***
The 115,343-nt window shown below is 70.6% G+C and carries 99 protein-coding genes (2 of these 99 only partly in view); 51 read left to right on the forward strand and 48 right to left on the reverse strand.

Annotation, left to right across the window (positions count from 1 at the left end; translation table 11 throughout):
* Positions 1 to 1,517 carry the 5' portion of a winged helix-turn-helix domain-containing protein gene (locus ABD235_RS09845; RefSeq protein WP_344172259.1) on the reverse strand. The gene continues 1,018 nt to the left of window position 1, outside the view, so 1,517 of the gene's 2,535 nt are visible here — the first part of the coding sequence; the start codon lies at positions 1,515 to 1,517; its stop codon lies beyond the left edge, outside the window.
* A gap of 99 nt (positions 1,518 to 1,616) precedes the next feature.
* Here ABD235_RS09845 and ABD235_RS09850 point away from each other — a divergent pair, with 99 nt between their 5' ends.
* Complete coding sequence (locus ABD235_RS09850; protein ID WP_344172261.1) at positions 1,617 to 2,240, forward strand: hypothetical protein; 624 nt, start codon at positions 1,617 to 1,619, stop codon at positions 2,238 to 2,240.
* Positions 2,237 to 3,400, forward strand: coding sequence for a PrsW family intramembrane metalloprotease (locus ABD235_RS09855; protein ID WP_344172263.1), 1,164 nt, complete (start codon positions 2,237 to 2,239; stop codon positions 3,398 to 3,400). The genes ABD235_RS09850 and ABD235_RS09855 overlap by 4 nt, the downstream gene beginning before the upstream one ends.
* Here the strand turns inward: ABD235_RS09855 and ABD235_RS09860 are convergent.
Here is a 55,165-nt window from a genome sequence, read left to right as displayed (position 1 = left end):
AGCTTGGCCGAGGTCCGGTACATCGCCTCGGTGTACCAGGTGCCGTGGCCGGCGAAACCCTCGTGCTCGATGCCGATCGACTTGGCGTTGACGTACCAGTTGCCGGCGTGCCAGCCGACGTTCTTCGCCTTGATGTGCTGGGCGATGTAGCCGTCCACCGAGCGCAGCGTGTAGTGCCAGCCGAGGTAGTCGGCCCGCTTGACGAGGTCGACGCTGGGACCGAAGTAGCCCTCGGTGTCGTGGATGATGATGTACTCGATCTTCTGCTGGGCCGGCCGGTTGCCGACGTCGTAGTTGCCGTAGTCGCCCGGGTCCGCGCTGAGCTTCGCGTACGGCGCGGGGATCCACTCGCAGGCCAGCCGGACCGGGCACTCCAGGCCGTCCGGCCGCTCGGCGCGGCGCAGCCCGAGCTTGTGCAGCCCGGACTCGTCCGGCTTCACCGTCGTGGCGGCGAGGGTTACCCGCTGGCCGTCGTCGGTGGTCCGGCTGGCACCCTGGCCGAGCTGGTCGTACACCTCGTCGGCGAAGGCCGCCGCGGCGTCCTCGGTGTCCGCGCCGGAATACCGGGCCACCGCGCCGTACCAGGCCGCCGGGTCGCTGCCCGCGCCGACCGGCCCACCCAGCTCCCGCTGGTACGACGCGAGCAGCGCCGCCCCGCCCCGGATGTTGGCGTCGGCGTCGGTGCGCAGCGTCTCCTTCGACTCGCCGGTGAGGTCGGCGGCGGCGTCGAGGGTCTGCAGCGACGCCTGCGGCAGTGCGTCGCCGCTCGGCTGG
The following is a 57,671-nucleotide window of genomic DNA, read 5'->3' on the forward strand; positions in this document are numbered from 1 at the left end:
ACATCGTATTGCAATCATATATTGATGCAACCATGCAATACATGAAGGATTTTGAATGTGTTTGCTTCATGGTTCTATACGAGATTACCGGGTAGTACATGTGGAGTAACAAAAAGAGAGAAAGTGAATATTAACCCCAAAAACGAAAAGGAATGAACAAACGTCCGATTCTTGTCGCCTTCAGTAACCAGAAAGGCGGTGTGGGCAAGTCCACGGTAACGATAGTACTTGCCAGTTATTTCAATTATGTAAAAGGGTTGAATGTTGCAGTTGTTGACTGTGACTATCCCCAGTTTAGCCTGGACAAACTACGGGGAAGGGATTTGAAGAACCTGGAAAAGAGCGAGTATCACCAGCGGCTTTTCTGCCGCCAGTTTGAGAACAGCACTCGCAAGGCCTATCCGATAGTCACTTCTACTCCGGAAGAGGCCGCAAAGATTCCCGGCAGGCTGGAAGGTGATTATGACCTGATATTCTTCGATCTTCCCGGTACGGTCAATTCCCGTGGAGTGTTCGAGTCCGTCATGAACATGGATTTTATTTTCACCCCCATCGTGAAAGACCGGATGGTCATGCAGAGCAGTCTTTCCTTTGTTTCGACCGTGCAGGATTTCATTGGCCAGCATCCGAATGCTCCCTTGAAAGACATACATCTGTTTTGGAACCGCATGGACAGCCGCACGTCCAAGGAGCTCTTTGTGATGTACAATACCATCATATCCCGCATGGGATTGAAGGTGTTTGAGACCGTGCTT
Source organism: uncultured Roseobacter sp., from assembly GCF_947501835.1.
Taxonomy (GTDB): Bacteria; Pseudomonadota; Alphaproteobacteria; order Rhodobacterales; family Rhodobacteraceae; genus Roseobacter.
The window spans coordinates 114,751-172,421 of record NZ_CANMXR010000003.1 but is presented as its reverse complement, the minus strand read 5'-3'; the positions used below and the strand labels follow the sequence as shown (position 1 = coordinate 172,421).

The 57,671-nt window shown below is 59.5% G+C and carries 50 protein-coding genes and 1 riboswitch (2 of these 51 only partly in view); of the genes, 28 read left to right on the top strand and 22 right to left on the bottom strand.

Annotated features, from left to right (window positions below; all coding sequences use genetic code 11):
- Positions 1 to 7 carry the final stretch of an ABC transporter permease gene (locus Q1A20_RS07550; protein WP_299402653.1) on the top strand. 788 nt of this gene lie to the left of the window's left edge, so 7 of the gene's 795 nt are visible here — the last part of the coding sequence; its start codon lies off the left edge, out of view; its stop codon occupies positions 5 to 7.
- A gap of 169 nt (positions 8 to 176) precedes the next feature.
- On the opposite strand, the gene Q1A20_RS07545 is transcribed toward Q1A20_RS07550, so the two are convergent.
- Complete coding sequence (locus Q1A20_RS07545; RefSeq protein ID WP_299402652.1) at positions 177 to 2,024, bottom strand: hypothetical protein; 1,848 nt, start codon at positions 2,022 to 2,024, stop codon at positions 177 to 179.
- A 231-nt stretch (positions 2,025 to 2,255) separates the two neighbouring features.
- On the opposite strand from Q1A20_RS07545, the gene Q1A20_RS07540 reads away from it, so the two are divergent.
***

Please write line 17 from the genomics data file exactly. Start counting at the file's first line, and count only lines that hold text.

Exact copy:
Annotated features, from left to right (window positions below; all coding sequences use genetic code 11):